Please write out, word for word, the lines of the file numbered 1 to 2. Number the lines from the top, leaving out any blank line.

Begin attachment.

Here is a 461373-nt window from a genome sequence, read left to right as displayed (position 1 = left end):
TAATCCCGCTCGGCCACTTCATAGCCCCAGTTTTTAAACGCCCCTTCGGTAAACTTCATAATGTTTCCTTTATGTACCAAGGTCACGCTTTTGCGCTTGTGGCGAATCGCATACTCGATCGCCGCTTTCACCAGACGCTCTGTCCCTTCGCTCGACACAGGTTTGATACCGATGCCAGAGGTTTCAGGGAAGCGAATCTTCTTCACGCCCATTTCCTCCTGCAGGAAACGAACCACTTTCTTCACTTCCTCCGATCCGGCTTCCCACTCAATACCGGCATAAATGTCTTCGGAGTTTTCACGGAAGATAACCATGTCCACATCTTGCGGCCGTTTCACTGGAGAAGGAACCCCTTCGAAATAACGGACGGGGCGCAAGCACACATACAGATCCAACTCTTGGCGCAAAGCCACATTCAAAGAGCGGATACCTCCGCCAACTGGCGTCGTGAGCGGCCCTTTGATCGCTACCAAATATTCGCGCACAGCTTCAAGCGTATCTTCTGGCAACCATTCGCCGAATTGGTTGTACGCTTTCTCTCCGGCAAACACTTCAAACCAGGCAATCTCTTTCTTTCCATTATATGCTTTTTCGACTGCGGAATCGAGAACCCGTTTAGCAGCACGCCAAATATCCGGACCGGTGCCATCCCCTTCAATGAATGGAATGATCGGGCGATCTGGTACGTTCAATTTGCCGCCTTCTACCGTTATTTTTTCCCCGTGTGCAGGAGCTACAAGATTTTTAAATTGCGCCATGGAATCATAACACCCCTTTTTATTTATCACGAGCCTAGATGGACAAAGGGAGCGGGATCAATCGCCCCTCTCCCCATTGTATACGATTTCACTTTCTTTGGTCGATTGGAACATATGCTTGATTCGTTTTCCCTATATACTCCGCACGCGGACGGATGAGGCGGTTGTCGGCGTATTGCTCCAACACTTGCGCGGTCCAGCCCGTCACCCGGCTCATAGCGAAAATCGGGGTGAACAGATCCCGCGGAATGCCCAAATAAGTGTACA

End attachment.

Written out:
Here is a 461373-nt window from a genome sequence, read left to right as displayed (position 1 = left end):
TAATCCCGCTCGGCCACTTCATAGCCCCAGTTTTTAAACGCCCCTTCGGTAAACTTCATAATGTTTCCTTTATGTACCAAGGTCACGCTTTTGCGCTTGTGGCGAATCGCATACTCGATCGCCGCTTTCACCAGACGCTCTGTCCCTTCGCTCGACACAGGTTTGATACCGATGCCAGAGGTTTCAGGGAAGCGAATCTTCTTCACGCCCATTTCCTCCTGCAGGAAACGAACCACTTTCTTCACTTCCTCCGATCCGGCTTCCCACTCAATACCGGCATAAATGTCTTCGGAGTTTTCACGGAAGATAACCATGTCCACATCTTGCGGCCGTTTCACTGGAGAAGGAACCCCTTCGAAATAACGGACGGGGCGCAAGCACACATACAGATCCAACTCTTGGCGCAAAGCCACATTCAAAGAGCGGATACCTCCGCCAACTGGCGTCGTGAGCGGCCCTTTGATCGCTACCAAATATTCGCGCACAGCTTCAAGCGTATCTTCTGGCAACCATTCGCCGAATTGGTTGTACGCTTTCTCTCCGGCAAACACTTCAAACCAGGCAATCTCTTTCTTTCCATTATATGCTTTTTCGACTGCGGAATCGAGAACCCGTTTAGCAGCACGCCAAATATCCGGACCGGTGCCATCCCCTTCAATGAATGGAATGATCGGGCGATCTGGTACGTTCAATTTGCCGCCTTCTACCGTTATTTTTTCCCCGTGTGCAGGAGCTACAAGATTTTTAAATTGCGCCATGGAATCATAACACCCCTTTTTATTTATCACGAGCCTAGATGGACAAAGGGAGCGGGATCAATCGCCCCTCTCCCCATTGTATACGATTTCACTTTCTTTGGTCGATTGGAACATATGCTTGATTCGTTTTCCCTATATACTCCGCACGCGGACGGATGAGGCGGTTGTCGGCGTATTGCTCCAACACTTGCGCGGTCCAGCCCGTCACCCGGCTCATAGCGAAAATCGGGGTGAACAGATCCCGCGGAATGCCCAAATAAGTGTACA